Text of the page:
Like many students, I didn't spend all my waking hours at West Virginia University hitting the books. Far from it, in fact. When springtime came around, I could be found pounding the rapids as a weekend white-water guide on the Cheat and New rivers.
I really loved the Cheat because it was a fairly technical river, one chock-full of boulder gardens that you'd need to deftly negotiate so you didn't turn your raft into a pinball, bouncing from rock to rock until you finally swamped or pinned.
The New, on the other hand, was, for the East, a big, rolling river, one that you largely ran straight ahead with minor corrections as you lined up for rapids like Sweet's Fall, Double-Z, Surprise, and Greyhound Bus. In the bottom of a deep gorge with --in the mid-1970s-- few signs of development, the New River Gorge gave rafters a small slice of wilderness, even if it wasn't officially wilderness.
Today that feel is steadily slipping away, and a big chunk of it could be lopped off if Fayette County's decision to allow a high-priced housing development to be perched atop the gorge stands.
Hopefully, an effort by a handful of conservation groups to overturn the county's decision will prevail, as having a 9-mile-long swath of 484 houses go up on the rim of the New River Gorge National River would definitely detract from the rugged and gorgeous setting.
"People travel here to enjoy the authentic and unique experiences offered by the natural and historic resources of the New River Gorge, not to see suburban developments," says Erin Haddix, the Mid-Atlantic field rep for the National Parks Conservation Association.
A technical analysis of the "Roaring River" development by the National Park Service shows that 76 of the 484 houses would be visible from various scenic overlooks along the gorge. While the county and the developer, Land Resources Corporation, maintain that "no houses will be visible from any ground-level vantage point in the park and that this development will not impair the scenic views of the New River Gorge," neither group has provided technical analysis to support that claim, according to NPCA.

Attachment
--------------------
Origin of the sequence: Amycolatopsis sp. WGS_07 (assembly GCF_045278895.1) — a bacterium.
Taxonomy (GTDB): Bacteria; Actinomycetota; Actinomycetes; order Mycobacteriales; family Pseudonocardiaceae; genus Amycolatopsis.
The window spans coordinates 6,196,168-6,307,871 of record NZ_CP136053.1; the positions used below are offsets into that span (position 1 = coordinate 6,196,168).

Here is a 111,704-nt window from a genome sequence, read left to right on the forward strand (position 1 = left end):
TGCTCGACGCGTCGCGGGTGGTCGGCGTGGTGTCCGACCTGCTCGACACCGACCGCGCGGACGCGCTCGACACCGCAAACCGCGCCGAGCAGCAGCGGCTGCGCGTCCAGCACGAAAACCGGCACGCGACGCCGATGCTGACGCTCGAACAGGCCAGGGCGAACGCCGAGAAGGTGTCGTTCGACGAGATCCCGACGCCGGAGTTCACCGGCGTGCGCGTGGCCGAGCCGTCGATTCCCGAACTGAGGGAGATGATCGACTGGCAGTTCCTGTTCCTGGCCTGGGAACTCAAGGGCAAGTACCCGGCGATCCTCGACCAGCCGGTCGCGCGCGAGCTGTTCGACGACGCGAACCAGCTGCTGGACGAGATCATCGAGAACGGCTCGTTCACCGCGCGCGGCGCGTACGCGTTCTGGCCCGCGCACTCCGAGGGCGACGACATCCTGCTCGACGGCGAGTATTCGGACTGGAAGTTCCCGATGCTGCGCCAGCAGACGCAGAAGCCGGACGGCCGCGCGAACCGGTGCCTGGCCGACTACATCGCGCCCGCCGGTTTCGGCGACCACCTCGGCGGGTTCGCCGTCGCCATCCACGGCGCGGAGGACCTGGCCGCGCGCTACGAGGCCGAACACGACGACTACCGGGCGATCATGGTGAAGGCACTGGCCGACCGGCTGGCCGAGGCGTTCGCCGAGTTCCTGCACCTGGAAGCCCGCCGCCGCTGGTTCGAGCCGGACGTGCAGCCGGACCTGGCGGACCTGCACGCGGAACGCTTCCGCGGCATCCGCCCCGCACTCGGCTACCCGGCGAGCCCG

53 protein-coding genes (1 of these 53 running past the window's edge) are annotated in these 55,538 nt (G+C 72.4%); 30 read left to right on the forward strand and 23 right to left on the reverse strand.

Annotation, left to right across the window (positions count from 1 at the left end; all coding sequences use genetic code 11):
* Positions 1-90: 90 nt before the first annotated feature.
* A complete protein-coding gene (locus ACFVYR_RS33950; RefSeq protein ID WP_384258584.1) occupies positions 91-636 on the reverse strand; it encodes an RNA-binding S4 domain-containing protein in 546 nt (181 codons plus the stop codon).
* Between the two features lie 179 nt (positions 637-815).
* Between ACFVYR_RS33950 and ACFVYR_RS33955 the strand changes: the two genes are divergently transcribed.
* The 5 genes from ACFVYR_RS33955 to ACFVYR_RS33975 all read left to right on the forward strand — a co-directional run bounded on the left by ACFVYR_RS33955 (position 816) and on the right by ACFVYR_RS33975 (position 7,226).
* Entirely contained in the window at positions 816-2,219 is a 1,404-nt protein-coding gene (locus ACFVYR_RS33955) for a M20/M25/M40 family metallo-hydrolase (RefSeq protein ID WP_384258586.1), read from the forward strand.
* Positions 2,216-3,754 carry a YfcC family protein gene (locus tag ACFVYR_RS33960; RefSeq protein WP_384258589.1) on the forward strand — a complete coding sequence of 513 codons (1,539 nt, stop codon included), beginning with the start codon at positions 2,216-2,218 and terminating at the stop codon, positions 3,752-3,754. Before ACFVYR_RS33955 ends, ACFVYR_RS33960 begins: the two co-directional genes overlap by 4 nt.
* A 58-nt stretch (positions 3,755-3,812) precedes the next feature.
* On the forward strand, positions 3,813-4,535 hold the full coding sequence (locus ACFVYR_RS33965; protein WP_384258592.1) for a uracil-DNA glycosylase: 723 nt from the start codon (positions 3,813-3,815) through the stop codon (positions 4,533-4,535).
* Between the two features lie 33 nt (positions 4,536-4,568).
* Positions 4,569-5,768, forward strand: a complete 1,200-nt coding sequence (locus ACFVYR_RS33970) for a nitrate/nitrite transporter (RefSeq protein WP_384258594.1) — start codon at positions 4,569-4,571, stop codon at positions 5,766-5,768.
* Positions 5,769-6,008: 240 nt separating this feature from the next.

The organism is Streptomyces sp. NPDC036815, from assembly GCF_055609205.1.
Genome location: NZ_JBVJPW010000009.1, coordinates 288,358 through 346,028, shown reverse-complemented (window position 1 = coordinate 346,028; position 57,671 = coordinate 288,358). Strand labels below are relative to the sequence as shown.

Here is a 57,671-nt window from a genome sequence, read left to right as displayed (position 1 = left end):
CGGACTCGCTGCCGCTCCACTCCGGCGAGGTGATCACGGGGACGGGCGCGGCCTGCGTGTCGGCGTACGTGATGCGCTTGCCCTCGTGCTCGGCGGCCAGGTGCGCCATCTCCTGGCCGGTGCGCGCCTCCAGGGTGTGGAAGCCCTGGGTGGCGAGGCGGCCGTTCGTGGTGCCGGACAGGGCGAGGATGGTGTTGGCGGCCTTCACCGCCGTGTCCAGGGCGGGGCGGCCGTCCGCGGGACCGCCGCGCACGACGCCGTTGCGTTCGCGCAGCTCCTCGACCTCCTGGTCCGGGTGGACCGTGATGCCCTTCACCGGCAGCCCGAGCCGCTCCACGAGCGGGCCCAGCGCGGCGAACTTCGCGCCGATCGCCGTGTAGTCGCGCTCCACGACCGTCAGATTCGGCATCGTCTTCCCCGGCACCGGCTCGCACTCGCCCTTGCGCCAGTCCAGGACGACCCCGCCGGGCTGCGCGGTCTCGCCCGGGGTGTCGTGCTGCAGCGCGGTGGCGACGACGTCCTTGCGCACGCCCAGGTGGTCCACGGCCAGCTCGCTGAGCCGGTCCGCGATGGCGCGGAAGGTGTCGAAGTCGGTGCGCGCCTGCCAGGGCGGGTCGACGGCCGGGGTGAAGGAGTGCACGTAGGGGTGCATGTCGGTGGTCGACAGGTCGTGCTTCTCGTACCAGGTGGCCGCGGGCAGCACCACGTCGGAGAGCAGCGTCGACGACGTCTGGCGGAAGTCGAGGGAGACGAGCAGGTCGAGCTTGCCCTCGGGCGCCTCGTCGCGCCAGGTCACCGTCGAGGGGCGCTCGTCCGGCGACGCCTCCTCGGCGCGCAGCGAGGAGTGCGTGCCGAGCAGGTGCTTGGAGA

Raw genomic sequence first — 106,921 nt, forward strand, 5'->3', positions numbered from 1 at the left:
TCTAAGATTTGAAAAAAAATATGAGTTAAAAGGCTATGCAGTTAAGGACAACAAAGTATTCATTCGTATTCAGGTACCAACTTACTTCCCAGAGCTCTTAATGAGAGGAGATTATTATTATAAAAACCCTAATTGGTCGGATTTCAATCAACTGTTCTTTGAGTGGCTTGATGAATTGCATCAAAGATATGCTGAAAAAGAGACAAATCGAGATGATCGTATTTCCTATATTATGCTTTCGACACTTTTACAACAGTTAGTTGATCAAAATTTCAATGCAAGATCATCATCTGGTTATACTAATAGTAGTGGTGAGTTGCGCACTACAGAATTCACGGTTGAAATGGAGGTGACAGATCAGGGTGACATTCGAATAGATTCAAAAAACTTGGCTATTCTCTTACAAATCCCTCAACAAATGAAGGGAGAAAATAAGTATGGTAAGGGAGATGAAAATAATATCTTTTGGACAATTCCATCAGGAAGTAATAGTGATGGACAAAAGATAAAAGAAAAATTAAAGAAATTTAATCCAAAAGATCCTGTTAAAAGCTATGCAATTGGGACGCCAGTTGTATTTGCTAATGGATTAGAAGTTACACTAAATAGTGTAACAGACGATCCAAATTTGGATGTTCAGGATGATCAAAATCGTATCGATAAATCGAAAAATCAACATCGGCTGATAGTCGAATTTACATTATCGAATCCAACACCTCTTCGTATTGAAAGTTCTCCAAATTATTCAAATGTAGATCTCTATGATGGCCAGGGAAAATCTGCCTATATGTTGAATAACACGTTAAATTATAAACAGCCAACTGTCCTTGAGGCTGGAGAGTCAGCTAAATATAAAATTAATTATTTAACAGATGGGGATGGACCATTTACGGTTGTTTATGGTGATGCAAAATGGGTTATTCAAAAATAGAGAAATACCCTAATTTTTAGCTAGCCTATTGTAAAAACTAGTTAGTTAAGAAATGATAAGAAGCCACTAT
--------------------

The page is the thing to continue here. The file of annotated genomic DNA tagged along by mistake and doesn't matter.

Joining the NPCA in the lawsuit are the West Virginia Highlands Conservancy, the Plateau Action Network, and the National Committee for the New River.
"Economic development and the conservation of the New River Gorge are compatible," says Gene Kistler of the Plateau Action Network. "However, we need sensitive development that does not harm an existing economic engine like the New River Gorge National River."
This matter sounds like a case of the county commissioners failing to stand by their existing regulations pertaining to development and looking the other way in the name of a buck. Never mind that the national river, along with the nearby Gauley and Bluestone rivers, generate more than $130 million in tourism dollars each year and support 3,550 jobs that generate more than $49 million in income.
For instance, the county's zoning office, in discounting the Park Service's technical analysis of the development's visual impacts, bases its decision on ambiguous information. The office referred to unspecific site visits, input from an unnamed firm, testimony from an unnamed optical expert, and a sightline test using balloons floated above 25 lots...none if which was among the 76 lots identified as falling within the scenic corridor identified by Park Service officials.
And while the county claims it lacks the ability to prevent lots from impairing scenic views, its own development code states that "reasonable requirements for the preservation of outstanding natural features (including exceptional views) may be specified."
Stay tuned, folks, as this battle could wage on for quite a while.